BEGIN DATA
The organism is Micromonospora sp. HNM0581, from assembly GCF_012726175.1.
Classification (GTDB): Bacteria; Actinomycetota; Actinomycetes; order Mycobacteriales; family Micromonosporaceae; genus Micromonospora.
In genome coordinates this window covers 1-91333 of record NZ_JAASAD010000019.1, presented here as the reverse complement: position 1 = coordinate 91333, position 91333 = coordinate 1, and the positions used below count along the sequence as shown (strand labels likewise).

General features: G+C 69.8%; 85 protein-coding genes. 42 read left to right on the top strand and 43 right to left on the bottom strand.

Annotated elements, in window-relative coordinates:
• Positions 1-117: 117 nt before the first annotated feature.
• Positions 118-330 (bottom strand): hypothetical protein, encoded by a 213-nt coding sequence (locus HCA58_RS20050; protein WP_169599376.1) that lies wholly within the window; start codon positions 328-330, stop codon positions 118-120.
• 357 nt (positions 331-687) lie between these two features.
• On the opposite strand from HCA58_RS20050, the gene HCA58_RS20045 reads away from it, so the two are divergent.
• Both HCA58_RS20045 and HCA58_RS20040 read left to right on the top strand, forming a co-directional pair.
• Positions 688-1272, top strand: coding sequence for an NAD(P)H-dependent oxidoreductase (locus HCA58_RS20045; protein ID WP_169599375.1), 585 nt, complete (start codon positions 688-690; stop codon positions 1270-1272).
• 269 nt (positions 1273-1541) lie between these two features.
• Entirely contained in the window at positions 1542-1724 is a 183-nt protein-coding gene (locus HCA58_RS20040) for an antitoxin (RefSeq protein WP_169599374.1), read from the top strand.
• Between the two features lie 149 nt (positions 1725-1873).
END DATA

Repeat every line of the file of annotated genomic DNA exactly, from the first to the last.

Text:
The organism is Micromonospora sp. HNM0581, from assembly GCF_012726175.1.
Classification (GTDB): Bacteria; Actinomycetota; Actinomycetes; order Mycobacteriales; family Micromonosporaceae; genus Micromonospora.
In genome coordinates this window covers 1-91333 of record NZ_JAASAD010000019.1, presented here as the reverse complement: position 1 = coordinate 91333, position 91333 = coordinate 1, and the positions used below count along the sequence as shown (strand labels likewise).

General features: G+C 69.8%; 85 protein-coding genes. 42 read left to right on the top strand and 43 right to left on the bottom strand.

Annotated elements, in window-relative coordinates:
• Positions 1-117: 117 nt before the first annotated feature.
• Positions 118-330 (bottom strand): hypothetical protein, encoded by a 213-nt coding sequence (locus HCA58_RS20050; protein WP_169599376.1) that lies wholly within the window; start codon positions 328-330, stop codon positions 118-120.
• 357 nt (positions 331-687) lie between these two features.
• On the opposite strand from HCA58_RS20050, the gene HCA58_RS20045 reads away from it, so the two are divergent.
• Both HCA58_RS20045 and HCA58_RS20040 read left to right on the top strand, forming a co-directional pair.
• Positions 688-1272, top strand: coding sequence for an NAD(P)H-dependent oxidoreductase (locus HCA58_RS20045; protein ID WP_169599375.1), 585 nt, complete (start codon positions 688-690; stop codon positions 1270-1272).
• 269 nt (positions 1273-1541) lie between these two features.
• Entirely contained in the window at positions 1542-1724 is a 183-nt protein-coding gene (locus HCA58_RS20040) for an antitoxin (RefSeq protein WP_169599374.1), read from the top strand.
• Between the two features lie 149 nt (positions 1725-1873).